Sunlight Into Hydrogen: It Works If You Concentrate

A novel design might be the next big breakthrough in the pursuit of hydrogen from clean sources. University of Delaware doctoral student Erik Koepf’s self-sustaining solar reactor uses mirrors to concentrate sunlight—enough to reach a sizzling 3,000 degrees Fahrenheit.

“This is probably the most complex device built by a graduate student in the history of our department,” Ajay Prasad, one of Erik’s advisors, says in a university statement.

solar reactor, hydrogen fuel cell

image via University of Delaware

The cylindrical reactor, about 2 feet by 3 feet, weighs 1,750 pounds and contains layers of insulation and ceramic materials. When heated, hoppers feed the reactant, zinc oxide powder, into the system where it is transformed to pure zinc vapor. The zinc vapor is then reacted with water to form solar hydrogen. Cooling blocks are strategically placed within the reactor to keep motors, a quartz window and the aperture ring at suitable temperatures.

The new solar reactor is undergoing testing now at the Swiss Federal Institute of Technology in Zurich. “Essentially, we take zinc oxide powder and thermochemically store the energy of the sun in it, then bottle it up,” explains Koepf, who won the Laird Fellowship Award because of his passion for environmental awareness, education and outreach. The $22,000 award is given annually to an up-and-coming graduate student in engineering to encourage broad intellectual pursuits.

The next step is finding out whether this new design is reliable and efficient. With successful test results, the prototype could be scaled up to produce hydrogen for fuel at an industrial level. The model has not been tested outside of the lab until now, so no one knows just how much fuel it will produce.

Based in New York City, Leah Jones is a freelance writer with undergraduate degrees in criminal justice and forensic science. She has worked on research in the toxicology field for several years, and she brings her passion for science into the realm of green technology with EarthTechling. Leah has studied English at the graduate level and has authored or co-authored over 30 publications in scientific journals. When she's not writing, Leah enjoys playing music with her husband and teaching music to New York City kids.

1 Comment

  • Reply May 4, 2012


    Fascinating technological solar energy amplification breakthrough!  Hopefully we can find applications other than hydrogen production.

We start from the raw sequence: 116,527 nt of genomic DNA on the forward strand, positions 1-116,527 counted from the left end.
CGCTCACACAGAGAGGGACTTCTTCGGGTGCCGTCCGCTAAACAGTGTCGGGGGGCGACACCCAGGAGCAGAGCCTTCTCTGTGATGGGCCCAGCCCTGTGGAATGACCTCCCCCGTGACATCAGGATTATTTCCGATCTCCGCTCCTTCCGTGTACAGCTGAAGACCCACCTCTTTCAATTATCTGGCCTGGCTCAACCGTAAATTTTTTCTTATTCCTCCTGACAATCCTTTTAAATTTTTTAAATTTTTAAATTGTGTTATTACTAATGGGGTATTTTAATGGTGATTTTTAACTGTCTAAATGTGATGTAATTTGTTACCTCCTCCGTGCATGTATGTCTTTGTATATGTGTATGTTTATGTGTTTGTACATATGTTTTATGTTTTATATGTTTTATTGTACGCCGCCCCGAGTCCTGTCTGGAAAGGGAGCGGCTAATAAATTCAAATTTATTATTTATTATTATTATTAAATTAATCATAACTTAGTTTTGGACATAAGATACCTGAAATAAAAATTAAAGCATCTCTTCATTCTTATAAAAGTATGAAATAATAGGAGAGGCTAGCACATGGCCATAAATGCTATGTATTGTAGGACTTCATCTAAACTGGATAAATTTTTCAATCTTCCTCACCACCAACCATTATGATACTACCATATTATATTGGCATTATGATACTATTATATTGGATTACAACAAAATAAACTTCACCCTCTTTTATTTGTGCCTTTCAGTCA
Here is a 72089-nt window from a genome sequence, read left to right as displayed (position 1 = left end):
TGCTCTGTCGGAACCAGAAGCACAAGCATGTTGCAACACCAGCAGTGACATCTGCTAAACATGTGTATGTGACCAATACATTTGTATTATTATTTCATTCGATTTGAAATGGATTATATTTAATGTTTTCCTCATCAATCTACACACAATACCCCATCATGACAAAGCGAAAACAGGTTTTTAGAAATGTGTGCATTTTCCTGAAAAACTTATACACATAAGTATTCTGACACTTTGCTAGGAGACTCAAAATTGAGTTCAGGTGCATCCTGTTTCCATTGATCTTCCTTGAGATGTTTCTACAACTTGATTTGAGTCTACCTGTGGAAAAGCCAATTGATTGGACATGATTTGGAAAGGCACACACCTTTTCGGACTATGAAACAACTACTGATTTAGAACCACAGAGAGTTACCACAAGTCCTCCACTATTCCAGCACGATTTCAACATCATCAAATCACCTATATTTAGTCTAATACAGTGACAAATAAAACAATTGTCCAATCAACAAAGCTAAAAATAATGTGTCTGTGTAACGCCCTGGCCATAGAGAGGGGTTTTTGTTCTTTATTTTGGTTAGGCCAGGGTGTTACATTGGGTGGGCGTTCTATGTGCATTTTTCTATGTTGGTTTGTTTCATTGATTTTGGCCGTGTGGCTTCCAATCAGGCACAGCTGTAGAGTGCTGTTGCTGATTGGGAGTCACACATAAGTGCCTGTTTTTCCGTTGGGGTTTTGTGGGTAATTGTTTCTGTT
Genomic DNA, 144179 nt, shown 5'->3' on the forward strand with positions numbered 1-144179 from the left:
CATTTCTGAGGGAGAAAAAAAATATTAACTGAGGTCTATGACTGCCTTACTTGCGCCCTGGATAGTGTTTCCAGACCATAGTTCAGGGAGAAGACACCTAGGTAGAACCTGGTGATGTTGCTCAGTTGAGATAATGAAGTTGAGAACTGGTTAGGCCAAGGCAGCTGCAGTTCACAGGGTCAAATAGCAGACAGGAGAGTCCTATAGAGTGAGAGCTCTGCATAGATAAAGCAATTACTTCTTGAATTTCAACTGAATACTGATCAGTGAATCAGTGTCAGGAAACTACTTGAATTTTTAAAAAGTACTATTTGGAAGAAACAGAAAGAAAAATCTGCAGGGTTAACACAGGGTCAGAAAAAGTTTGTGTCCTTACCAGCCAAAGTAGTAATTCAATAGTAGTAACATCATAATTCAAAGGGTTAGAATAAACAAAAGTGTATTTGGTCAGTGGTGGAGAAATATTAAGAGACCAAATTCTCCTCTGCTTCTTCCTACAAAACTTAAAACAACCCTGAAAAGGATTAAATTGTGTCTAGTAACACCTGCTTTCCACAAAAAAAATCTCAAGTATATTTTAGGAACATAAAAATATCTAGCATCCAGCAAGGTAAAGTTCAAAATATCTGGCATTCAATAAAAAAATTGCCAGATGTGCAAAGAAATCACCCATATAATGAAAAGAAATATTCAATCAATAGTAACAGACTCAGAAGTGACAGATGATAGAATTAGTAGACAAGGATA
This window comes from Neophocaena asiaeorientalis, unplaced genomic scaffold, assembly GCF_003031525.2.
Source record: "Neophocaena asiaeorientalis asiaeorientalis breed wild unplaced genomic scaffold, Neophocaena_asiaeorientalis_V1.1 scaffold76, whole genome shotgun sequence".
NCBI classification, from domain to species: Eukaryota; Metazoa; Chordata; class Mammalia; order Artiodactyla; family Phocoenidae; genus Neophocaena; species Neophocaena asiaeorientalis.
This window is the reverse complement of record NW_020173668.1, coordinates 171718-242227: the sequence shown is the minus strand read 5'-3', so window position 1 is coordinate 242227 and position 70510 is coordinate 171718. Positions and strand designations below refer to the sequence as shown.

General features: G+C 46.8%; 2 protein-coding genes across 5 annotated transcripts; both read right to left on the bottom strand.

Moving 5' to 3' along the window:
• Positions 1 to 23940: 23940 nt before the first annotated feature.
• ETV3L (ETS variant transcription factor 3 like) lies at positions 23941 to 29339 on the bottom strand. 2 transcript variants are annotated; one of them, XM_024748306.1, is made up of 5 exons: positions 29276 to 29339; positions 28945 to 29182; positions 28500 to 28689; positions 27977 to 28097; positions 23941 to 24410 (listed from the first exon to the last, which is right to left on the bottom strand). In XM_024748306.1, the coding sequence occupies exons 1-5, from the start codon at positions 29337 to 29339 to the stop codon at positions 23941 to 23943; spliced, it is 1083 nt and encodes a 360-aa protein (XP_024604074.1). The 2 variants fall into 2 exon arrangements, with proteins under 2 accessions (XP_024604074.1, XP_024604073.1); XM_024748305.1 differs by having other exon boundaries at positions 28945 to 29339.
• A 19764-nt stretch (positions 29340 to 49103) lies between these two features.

Hydrogen production requires inputs to create hydrogen.  Unfortunately, one of the main inputs is water.  I propose that we consider the following key challenges regarding the production of hydrogen, in the middle of the desert, into a form that can be used as an alternative fuel:

    Challenge #1:  Water is typically in short supply in the desert.

    Challenge #2: There are concerns that water scarcity will become the next big global crisis.  Unless these desert installations also include desalinization plants, the undertaking would be using potable water and become as contentious as turning food crop into fuel only worse i.e. turning potable water into fuel in the midst of a global water shortage.

    Challenge #3: So now we have this hydrogen fuel manufacturing facility out in the middle of the desert, which will require vast amounts of fuel (traditional) to ship water (heavy) from where it ‘grows’, followed by a further need for fuel to ship the hydrogen to storage facilities near urban centres where it would be consumed.

    So, while fantastic in the realm of scientific research, undertakings involving hydrogen production seem entirely impractical in reality. In fact, more than just impractical; aside from the contentious use of water, appropriate life-cycle analysis may show that the amount of fuel required to support the logistical aspects of a hydrogen fuel industry, exceeds the amount of fuel produced.

    I propose that systems engineers be brought into the midst of the scientific community to thoroughly evaluate the practicality.  I know that we all like to invent exciting new technologies and that during these challenging economic times even the universities are being pressured to bring innovations to the table that can be commercialised.  I’m just suggesting that lifecycle analysis needs to be conducted beforing charging full speed ahead.

    But don’t give up … 🙂

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